Adam Kelly, another soldier under Gibbs, told investigators that the staff sergeant had a stash of guns and other items that could be planted on murder victims and that the other soldiers feared him.
"If Gibbs knew I was sitting here in front of this camera right now, there is no doubt in my mind that he would [expletive], that he would take me out," he said.
Kelly himself is not charged with murder. His attorney did not return a call from CNN.
The Pentagon has not commented on any of the cases. Instead, it sent CNN a statement about the videos:
"Disclosure of the video recordings to the public at this juncture is troubling because it could adversely affect the fair and just administration of the military justice process," the statement says.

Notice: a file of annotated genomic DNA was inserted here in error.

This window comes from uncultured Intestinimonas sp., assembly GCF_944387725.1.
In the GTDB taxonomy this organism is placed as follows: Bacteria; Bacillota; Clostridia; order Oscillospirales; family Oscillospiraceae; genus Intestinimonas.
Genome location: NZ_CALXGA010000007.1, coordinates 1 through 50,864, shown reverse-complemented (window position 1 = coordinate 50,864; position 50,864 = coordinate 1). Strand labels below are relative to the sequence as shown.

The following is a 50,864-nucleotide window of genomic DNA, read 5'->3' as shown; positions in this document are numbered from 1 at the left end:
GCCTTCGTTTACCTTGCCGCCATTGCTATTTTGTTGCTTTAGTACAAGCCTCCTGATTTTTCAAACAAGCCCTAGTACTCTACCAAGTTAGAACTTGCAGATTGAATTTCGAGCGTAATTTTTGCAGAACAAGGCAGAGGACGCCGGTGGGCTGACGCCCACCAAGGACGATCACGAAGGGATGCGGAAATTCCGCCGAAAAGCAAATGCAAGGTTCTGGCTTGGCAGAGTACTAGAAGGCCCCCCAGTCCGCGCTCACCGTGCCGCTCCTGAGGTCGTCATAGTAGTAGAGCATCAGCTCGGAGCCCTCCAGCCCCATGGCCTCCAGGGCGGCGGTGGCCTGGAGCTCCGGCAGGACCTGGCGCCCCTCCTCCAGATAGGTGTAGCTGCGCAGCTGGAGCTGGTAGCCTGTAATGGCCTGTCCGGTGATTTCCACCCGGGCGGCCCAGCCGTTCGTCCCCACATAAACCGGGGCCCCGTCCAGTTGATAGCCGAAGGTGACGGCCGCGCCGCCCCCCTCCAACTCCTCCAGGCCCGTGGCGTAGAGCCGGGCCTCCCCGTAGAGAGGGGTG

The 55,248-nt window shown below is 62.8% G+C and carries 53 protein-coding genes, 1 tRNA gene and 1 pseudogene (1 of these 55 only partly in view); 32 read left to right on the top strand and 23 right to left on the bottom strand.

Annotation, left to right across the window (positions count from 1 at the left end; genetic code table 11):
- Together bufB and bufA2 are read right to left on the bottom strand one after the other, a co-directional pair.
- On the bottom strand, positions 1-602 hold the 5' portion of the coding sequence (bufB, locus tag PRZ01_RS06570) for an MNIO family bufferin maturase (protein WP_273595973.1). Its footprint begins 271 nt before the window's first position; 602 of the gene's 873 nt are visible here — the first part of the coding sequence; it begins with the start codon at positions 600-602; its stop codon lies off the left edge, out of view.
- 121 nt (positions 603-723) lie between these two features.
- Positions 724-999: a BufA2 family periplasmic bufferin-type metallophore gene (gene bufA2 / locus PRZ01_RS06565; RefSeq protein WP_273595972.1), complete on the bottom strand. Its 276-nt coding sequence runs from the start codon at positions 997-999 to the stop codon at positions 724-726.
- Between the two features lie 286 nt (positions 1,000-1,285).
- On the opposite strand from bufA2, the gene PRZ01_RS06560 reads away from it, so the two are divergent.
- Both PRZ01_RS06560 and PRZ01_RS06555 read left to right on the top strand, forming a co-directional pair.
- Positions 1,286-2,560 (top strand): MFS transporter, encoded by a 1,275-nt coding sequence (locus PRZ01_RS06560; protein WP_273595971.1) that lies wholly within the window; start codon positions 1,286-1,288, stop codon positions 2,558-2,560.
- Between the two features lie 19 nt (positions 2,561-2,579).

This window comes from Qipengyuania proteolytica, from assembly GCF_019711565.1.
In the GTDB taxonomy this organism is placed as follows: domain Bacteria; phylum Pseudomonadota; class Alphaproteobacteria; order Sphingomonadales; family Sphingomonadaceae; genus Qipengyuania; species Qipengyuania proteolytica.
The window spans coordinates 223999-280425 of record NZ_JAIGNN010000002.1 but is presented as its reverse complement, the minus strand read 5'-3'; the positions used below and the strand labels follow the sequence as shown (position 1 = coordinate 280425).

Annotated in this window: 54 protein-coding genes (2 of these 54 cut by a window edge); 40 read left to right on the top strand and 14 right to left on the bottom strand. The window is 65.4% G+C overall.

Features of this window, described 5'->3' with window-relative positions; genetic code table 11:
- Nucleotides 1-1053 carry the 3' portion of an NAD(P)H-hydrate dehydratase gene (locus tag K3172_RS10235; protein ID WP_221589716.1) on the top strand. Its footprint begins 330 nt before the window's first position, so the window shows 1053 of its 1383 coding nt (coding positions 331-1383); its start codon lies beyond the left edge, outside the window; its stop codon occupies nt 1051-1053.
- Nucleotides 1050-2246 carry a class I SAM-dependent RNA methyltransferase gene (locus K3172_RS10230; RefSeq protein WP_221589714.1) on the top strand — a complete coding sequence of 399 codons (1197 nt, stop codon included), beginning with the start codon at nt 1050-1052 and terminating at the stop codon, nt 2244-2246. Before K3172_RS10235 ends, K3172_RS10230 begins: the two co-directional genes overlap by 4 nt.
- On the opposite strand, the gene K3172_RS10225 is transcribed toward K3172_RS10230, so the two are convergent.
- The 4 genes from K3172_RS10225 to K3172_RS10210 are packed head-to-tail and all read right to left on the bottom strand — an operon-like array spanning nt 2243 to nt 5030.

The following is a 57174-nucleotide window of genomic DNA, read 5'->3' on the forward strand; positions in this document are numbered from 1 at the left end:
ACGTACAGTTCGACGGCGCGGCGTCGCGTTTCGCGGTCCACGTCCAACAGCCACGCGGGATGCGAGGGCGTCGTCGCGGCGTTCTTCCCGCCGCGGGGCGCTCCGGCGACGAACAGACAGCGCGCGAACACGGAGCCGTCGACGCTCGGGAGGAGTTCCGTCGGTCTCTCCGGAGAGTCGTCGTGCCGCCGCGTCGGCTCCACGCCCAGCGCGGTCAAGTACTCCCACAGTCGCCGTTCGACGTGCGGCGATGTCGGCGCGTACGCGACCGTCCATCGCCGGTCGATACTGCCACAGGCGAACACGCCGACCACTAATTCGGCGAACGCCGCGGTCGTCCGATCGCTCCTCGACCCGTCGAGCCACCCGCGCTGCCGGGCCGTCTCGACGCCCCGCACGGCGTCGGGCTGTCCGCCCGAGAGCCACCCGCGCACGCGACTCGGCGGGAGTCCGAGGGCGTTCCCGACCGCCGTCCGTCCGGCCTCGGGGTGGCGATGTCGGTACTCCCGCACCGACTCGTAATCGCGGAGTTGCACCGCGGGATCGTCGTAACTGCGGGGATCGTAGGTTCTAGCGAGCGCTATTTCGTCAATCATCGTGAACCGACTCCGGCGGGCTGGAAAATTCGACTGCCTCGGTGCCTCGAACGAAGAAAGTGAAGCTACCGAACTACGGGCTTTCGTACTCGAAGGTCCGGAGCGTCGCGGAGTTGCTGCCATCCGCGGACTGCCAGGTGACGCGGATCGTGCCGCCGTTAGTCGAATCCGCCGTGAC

Pretrial investigation hearings for five of the soldiers are scheduled over the next several weeks. Seven other soldiers are facing lesser charges, ranging from covering up the killings and mutilating corpses to drug use.
All of the men were members of a 2nd Infantry Division brigade operating near Kandahar in southern Afghanistan in 2009 and 2010.
The five facing murder charges are Morlock of Wasilla, Alaska; Staff Sgt. Calvin Gibbs, of Billings, Montana; Pfc. Andrew Holmes of Boise, Idaho; Spc. Adam Winfield, of Cape Coral, Florida; and Spc. Michael Wagnon, of Las Vegas, Nevada. They are all from the 5th Stryker Brigade.
Winfield's attorney, Eric Montalvo, told CNN in an e-mail that his client "is not guilty of premeditated murder, and that's as clear as I can be."
He said the videotape "doesn't tell the whole story. ... It is sort of what they molded him into."
CNN's Kathleen Johnston, Courtney Yager, Scott Zamost and Todd Schwarzschild contributed to this story.